Policy aims to change high rates, culture around heavy drinking in Cape Breton

SYDNEY, N.S. -- Archdeacon Brenda Drake chuckles when she describes what has become a traditional send-off for the dead in the Cape Breton community she has ministered to for the last dozen years.

See Full Article

Funeral after funeral, the Anglican church leader says she has watched mourners tuck miniature bottles of booze, pints and even cases of beer into caskets in plain sight.

"I would love to know how much liquor is buried in Cape Breton because almost everybody goes with a bottle!" she said with a laugh, adding that she often receives bottles and liquor store gift cards from congregants.

"They may do that in other places, but they don't do it right in front of the minister....It's just so acceptable that it's become normal. We don't even realize that the rest of the world isn't the same as us."

The story highlights a problem that has troubled the small island for decades. Now municipal politicians, police and health-care workers are trying a unique strategy aimed at curbing a culture of heavy drinking that has yielded the inglorious catchphrase, 'Cape Breton drunk.'

Samantha Hodder, a mental health and addictions specialist with the Nova Scotia Health Authority, led a study into alcohol consumption in Cape Breton and has drafted a municipal alcohol policy that is expected to be adopted by council next month.

Hodder wants to change the acceptance of heavy drinking with policies that would designate some municipal facilities and events as alcohol-free, prohibit alcohol ads at family oriented events, not allow alcohol companies to have naming rights to municipal facilities and end 'Happy Hour' and 'last call.'

She says the policy, if accepted, would beef up the enforcement of existing liquor licensing regulations that forbid drinking in places like dressing rooms, baseball fields and parks on municipal land.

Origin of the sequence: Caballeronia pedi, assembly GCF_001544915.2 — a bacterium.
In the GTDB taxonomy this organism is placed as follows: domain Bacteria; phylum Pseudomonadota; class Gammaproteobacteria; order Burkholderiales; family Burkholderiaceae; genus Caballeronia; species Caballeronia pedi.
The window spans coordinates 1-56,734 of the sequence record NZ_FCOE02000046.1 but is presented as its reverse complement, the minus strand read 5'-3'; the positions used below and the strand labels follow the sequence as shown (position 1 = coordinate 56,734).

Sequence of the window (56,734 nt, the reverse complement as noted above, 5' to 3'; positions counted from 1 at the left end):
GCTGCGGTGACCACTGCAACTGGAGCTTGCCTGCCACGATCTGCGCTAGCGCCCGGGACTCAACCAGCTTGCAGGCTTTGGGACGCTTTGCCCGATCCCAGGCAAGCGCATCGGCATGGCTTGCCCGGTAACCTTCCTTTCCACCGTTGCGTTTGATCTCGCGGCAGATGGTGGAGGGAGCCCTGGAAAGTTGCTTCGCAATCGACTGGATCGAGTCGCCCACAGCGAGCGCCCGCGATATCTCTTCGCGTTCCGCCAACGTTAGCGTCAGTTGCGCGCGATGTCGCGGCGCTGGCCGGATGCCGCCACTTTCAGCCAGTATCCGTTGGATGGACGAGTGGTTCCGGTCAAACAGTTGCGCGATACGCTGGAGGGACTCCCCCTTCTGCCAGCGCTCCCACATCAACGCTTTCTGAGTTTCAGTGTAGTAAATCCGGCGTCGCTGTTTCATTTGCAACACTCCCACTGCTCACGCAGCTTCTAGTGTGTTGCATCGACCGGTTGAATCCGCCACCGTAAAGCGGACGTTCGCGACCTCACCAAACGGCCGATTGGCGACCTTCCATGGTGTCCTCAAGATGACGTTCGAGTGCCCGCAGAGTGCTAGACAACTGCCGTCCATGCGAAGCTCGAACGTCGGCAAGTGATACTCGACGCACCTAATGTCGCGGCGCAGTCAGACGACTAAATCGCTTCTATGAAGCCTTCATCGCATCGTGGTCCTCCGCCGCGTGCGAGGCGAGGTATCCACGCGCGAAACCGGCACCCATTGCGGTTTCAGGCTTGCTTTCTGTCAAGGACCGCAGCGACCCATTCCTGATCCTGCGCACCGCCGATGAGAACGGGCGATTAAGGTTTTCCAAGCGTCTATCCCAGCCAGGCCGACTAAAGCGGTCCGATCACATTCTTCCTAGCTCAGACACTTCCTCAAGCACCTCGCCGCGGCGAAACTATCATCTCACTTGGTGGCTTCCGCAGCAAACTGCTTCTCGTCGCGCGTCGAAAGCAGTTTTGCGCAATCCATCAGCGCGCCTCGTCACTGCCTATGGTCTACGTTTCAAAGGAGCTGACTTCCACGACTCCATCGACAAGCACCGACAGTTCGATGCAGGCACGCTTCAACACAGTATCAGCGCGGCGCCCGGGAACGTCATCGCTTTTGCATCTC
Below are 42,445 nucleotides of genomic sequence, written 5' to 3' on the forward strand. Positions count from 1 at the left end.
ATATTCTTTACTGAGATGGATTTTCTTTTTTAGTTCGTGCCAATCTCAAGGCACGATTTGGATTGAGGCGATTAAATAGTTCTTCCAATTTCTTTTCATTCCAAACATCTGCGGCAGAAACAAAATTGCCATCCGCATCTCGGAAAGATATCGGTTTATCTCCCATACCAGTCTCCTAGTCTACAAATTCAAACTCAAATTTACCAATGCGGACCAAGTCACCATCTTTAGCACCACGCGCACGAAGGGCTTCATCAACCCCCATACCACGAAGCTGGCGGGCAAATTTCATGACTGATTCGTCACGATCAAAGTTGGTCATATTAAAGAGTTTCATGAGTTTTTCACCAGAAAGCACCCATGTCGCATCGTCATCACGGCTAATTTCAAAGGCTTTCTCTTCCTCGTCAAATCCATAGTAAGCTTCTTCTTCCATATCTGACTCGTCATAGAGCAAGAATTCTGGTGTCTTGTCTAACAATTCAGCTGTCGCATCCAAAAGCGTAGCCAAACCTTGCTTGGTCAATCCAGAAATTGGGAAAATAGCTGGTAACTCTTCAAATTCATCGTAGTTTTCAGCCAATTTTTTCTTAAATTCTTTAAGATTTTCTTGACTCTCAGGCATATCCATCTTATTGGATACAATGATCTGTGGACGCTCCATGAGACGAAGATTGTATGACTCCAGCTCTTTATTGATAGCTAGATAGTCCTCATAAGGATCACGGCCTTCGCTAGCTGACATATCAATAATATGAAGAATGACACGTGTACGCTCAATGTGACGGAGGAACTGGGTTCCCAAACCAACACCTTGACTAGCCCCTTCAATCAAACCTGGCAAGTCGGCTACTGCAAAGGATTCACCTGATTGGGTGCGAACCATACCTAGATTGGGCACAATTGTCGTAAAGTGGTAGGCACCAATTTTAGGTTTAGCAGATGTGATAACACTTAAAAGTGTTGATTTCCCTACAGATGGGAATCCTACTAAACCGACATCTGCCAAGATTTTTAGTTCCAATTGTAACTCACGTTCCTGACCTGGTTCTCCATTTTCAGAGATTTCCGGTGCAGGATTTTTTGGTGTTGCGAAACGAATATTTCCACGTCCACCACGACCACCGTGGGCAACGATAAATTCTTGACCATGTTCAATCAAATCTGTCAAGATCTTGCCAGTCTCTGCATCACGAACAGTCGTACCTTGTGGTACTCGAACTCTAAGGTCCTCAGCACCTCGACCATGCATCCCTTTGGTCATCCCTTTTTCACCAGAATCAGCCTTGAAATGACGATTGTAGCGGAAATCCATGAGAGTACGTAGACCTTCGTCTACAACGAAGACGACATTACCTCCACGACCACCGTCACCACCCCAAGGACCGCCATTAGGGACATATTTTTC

Overall, she says the messaging around alcohol needs a wholesale change in Cape Breton, which has some of the highest rates of heavy drinking in the country.

"We do not need to be exposing our children to these sorts of alcohol-related ads," she said. "We know that that plays a significant role in the emergence of the culture around alcohol."

The stats seem to bear out the suggestion that people drink more heavily in Cape Breton and start drinking earlier, at around age nine.

Over half the population of people aged 20 to 34 in Cape Breton said they drank heavily in one month, compared to the national average of 34 per cent, according to Statistics Canada in 2013.

A provincial drug use survey in 2012 also revealed the distressing case of a seven-year-old drinking a beer outside his post office. One paramedic reported bringing in highly intoxicated 12 year olds after finding them unconscious in ditches.

When asked why the small population has such high rates of excessive drinking, Hodder cites a bleak mix of chronic unemployment, outmigration and boredom that can lead to increased crime, depression and family breakdowns.

"You look at the determinants of health and it's a perfect storm here," she says. "One in three children in Cape Breton are growing up in poverty compared to one in five in Nova Scotia. All of those things are contributing factors."

Cape Breton Regional Police Chief Peter McIsaac, who co-wrote the municipal alcohol policy with Hodder, has seen first-hand the damaging effects of alcoholism and the 'normalization' of excessive drinking.

In one year he reviewed 100 police calls and found that 70 of them had some connection to alcohol use, whether it be impaired driving, domestic violence or petty crimes.

"I've seen so many family breakups and so many women assaulted where alcohol was a huge factor and I've seen so many children affected by it," said the 30-year police force veteran.

"At 13 years of age, youth in Nova Scotia and maybe younger in Cape Breton are being exposed to alcohol and this is becoming socially acceptable behaviour and it's wrong."

John, a recovering alcoholic who didn't want to use his full name, knows well the draw of his hometown's permissive attitude when it comes to alcohol.

Living in Ontario and Alberta years ago, he would survey the bar at the end of the night and find almost all of the patrons were familiar faces from the East Coast.